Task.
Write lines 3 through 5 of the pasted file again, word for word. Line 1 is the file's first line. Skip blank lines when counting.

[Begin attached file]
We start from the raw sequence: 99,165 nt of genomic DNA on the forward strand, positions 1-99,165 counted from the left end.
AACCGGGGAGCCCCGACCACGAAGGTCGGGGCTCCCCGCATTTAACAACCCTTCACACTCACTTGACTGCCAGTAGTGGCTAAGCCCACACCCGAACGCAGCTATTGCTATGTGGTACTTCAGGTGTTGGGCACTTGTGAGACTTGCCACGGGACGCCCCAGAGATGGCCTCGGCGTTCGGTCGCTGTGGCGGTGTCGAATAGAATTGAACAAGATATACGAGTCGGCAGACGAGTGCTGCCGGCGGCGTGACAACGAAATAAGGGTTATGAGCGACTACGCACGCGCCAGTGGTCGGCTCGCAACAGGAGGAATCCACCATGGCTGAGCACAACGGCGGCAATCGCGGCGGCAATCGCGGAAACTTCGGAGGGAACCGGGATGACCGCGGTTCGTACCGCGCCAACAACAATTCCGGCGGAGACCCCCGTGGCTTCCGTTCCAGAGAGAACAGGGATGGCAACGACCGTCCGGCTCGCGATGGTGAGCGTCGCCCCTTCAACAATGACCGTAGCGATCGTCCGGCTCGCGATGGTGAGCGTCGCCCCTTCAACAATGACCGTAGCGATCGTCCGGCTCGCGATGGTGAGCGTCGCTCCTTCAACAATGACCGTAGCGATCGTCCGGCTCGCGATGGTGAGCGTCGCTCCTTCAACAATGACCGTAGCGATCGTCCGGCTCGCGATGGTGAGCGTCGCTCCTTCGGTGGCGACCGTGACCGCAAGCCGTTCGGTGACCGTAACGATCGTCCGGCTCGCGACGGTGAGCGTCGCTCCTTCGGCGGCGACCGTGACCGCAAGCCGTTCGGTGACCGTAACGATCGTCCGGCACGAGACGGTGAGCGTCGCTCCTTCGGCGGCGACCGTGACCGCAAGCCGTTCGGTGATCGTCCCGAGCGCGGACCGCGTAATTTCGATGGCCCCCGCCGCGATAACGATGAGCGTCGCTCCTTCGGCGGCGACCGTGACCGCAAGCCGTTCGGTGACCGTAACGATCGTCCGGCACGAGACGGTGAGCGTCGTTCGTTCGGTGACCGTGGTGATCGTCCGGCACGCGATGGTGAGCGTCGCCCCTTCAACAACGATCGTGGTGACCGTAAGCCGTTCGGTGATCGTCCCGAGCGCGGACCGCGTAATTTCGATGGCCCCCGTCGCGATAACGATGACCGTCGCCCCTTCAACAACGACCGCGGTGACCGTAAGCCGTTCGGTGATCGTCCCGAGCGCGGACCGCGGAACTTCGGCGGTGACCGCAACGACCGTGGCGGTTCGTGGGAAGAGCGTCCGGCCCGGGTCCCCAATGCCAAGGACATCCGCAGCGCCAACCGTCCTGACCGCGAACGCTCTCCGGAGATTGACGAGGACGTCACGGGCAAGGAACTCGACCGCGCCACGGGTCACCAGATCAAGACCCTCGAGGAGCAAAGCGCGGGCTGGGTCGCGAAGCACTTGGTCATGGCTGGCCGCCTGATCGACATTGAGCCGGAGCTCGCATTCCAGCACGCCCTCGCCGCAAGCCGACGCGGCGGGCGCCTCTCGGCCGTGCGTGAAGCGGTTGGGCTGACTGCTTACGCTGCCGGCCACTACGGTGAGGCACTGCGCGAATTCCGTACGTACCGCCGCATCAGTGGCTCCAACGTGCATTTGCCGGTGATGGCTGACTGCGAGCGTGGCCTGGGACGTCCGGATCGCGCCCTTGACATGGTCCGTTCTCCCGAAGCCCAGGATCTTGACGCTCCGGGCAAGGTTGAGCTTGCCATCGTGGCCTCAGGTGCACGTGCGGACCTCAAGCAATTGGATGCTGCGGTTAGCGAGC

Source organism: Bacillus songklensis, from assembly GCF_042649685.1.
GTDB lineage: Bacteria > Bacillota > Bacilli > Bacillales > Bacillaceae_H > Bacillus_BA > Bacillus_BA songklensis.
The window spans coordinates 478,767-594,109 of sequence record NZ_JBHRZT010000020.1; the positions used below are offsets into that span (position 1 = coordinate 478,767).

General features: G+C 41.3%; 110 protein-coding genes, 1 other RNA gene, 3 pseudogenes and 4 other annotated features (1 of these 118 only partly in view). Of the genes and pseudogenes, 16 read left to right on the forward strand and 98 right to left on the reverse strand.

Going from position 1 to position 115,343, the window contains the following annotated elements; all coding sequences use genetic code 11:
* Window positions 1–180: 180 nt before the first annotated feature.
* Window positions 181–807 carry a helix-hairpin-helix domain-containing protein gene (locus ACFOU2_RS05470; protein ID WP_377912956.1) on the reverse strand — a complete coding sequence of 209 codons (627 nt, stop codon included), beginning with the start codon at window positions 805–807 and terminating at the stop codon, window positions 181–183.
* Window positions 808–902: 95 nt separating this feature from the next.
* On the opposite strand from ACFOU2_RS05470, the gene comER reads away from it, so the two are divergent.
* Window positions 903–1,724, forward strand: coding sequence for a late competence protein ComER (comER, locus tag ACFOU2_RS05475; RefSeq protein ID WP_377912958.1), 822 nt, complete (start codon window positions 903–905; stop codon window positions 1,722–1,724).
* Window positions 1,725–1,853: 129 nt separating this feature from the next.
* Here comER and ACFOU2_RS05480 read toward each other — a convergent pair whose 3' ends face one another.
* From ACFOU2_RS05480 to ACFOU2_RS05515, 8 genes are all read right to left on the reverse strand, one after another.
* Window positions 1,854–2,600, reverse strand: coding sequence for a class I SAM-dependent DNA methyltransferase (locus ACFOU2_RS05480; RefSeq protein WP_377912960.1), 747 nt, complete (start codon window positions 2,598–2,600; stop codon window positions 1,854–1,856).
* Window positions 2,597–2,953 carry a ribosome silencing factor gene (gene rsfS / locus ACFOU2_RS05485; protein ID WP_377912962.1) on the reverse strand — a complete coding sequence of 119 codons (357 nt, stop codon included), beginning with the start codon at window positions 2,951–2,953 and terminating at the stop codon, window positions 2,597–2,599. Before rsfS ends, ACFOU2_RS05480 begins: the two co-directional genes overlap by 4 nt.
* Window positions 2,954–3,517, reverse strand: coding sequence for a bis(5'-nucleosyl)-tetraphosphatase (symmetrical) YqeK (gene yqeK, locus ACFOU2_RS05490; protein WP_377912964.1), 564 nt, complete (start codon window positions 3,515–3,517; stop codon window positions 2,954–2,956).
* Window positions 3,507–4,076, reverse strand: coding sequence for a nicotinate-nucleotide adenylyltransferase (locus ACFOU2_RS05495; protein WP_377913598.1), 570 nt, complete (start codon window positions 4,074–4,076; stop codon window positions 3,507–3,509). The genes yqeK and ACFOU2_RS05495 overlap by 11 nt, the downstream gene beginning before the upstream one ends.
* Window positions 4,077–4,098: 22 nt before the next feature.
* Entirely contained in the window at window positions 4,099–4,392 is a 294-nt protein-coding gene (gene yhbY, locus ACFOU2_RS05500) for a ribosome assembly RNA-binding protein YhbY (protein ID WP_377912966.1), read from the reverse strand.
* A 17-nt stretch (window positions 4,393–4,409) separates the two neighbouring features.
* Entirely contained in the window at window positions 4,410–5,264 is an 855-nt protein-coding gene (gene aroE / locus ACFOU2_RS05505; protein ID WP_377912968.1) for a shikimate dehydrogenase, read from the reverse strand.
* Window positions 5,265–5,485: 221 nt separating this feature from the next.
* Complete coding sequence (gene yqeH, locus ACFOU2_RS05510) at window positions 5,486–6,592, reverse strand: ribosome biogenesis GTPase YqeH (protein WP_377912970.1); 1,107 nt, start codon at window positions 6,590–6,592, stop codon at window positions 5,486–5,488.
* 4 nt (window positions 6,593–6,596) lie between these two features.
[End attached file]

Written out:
Source organism: Bacillus songklensis, from assembly GCF_042649685.1.
GTDB lineage: Bacteria > Bacillota > Bacilli > Bacillales > Bacillaceae_H > Bacillus_BA > Bacillus_BA songklensis.
The window spans coordinates 478,767-594,109 of sequence record NZ_JBHRZT010000020.1; the positions used below are offsets into that span (position 1 = coordinate 478,767).